22.04.14

Natasha Sherling

Jeweller

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Dublin-born Natasha Sherling is a diamond dealer and private jeweller. She is a Business graduate from Trinity College, a former Fashion Editor for The Gloss Magazine, and a Graduate Gemmologist from GIA New York. Upon returning to Dublin from the US she began to get commissions from clients looking for the most beautiful pieces, made to order. Her private work is strictly by appointment. Classic, contemporary or unique, Natasha’s stylist’s eye paired with the intrinsically scientific approach to sourcing the best stones, means that every piece matches style with budget.  She works frequently with auction houses in appraising collections for large jewellery sales, and acts as a sounding board for clients with specific questions on collections. She contributes to multiple media, both consumer and trade, on any topic related to jewellery, and appears regularly on television to chat through jewellery trends. She has been described as “one of Ireland’s top jewellery consultants” by TV3; multinational advertising agency, JWT London, dubbed her “a feisty luxury expert”. Her eye for detail and pleasure of discovery ensures Natasha strives to bring the best to each and every client.

Because I am a Girl I ask …questions. Lots and lots of questions. I question myself and my world around me most of all. I constantly ask myself if I am fulfilling my potential. Without questions, there are no answers. I am the only one who can make change in my world.

Because I am a Girl I believe …in doing more. I believe in living in the moment and pushing hard to achieve my goals, whatever they may be. I believe in having a loose plan for the future, but nothing so rigid that it stops me from achieving in the present. Things like the desire for a family somewhere down the line often stop women from feeling they should be applying for bigger roles, better positions, extreme adventures – the question of ‘what if’ hangs over too many of our heads. It’s important to live for what we want to do right now – no one knows what the future holds; there are too many variables. We can only work with the information we currently have access to.

Because I am a Girl I hope …that one day, other women find the power and strength to help themselves, as well as other women. In the Western World, we are being offered chances left, right and centre – it is up to us to prove our worth. No amount of quotas, laws or campaigns can truly elevate women in the workforce or at home. It is up to us to demand respect, and lead by example. And for those women in developing countries, who possess unknown strength but are not given a chance to show it, we need to be their voice and use our power so as they may be offered the same incredible opportunities that we are.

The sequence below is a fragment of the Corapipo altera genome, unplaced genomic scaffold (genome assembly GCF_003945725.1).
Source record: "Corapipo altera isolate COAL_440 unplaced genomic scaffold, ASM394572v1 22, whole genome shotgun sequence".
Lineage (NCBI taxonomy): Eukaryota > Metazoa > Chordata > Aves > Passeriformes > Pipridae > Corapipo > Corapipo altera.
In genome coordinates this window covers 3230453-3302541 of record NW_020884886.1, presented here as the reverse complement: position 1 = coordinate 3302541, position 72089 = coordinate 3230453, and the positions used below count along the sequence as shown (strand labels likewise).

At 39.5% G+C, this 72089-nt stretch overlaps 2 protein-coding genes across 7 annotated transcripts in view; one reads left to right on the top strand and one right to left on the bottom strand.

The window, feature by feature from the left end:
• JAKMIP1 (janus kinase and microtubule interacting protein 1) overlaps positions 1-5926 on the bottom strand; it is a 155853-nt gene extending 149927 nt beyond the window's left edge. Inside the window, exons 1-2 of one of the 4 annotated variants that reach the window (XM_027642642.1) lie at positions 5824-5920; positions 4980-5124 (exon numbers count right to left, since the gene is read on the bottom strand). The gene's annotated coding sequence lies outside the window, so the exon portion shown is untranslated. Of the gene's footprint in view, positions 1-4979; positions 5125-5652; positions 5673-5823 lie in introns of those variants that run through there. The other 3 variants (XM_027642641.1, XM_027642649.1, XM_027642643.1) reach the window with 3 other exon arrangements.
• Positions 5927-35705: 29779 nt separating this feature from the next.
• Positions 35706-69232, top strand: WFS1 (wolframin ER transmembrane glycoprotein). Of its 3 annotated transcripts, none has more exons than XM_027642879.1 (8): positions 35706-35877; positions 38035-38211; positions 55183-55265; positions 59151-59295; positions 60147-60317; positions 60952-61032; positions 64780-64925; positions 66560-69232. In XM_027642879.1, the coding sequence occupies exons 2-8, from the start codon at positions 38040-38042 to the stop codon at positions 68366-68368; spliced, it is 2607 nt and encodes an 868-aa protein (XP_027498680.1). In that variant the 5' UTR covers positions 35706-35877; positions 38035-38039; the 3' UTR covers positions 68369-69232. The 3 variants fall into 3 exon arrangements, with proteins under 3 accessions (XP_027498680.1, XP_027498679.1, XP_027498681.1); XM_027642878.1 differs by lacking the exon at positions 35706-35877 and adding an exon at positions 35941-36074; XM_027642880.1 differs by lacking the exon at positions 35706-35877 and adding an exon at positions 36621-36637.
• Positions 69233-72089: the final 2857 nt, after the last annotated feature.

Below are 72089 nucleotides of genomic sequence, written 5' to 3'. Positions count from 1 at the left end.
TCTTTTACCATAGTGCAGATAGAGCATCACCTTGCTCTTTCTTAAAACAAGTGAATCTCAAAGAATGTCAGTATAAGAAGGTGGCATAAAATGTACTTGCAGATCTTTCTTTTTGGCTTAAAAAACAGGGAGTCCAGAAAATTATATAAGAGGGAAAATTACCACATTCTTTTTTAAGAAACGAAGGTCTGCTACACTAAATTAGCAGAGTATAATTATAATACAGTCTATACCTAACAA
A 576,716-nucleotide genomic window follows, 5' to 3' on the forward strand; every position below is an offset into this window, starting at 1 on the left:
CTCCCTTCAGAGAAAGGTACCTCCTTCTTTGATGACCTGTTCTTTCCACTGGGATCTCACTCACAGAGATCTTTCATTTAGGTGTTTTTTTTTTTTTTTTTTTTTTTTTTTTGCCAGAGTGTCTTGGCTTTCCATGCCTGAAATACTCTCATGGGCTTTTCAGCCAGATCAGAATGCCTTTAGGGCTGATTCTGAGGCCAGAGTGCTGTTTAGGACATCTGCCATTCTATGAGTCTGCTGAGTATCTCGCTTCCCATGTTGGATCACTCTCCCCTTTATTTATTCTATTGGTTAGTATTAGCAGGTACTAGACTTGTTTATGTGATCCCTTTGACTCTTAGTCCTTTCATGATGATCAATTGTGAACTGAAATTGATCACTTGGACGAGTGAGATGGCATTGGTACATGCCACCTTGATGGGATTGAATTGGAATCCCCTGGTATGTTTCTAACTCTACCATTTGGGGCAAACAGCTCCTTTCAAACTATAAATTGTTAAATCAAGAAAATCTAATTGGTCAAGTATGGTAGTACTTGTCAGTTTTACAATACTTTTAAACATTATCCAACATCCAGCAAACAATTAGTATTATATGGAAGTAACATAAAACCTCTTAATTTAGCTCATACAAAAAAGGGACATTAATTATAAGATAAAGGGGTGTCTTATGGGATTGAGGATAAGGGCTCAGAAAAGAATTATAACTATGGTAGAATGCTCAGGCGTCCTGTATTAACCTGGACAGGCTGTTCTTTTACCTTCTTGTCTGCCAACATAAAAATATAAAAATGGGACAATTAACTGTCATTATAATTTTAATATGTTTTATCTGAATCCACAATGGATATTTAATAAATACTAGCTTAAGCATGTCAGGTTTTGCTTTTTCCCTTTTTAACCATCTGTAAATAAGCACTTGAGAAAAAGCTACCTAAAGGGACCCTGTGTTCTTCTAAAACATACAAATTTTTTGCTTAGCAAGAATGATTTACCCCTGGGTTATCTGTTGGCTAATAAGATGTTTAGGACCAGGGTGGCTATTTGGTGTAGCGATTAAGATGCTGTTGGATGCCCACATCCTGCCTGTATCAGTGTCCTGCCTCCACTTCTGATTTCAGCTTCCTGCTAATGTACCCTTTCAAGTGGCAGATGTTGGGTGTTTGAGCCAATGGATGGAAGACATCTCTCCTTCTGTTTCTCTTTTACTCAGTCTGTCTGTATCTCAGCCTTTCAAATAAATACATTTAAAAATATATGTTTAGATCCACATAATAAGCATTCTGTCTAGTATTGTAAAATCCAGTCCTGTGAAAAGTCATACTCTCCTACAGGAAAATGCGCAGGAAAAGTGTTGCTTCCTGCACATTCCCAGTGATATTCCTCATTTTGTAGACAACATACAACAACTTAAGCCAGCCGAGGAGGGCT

Because I am a Girl I wonder … when the patronising behaviour will stop. It happens every hour of every day, even in supposedly civilised professions and educated environments. It happens to me, frequently. Quite frankly, it’s embarrassing for those who think they are being smart.

Because I am a Girl I dream …that one day women won’t resign themselves to being less than they can be. It frustrates me to see so much missed potential. There are still too many women who think they can’t compete at the top – they hold themselves back from job interviews until they feel they have over 90% of the qualifications; men will apply for that same job when they feel they have less than 60% of the qualifications.

Because I am a Girl I remember … watching Mary Poppins for the first time as a child, and asking my mother what suffragettes were (even in all their Disney-fied glory). I might have been six years old but couldn’t get my head around the fact that women were once not allowed to vote! What’s more embarrassing is that the right for women to vote in Ireland is still less than 100 years old – there are women alive in this country who were born into a society expecting them to have no public voice. Progress is too slow for a supposedly advanced society.

Because I am a Girl I like … the freedom of choice. We have the ability to work, rest and play in the same way that boys do. But on top of that we can also do things they will truly never be able to, like carry children – how empowering is that? It is up to us to decide what we choose to do. It is our life, our speech, our bodies – we must truly own that; never take what freedom means for granted – and therefore know why it is so important to stand up for it.

Because I am a Girl I dislike … the term ‘having it all’. What is ‘all’? It means different things to different people – to some people the list could be three things, to others it’s endless. It is a term filled with spoken pressure and unspoken demands. I once read a paragraph that focused on women, empowerment and the 1950s onwards – the author said that “we were told we could do anything; instead we heard that we had to do everything” – and it still reigns true for so many of us today. Having balance is what we should be striving for.

Because I am a Girl I feel … determined, driven, capable. And we all are! It just takes some of us longer to realise, and act on it, than others.

Because I am a Girl I celebrate…who I am. I don’t try to be what anyone else thinks I should be. I’m proud of me as me

The views expressed in all blogs, are those of the authors only and do not necessarily represent the views or policies of Plan Ireland  

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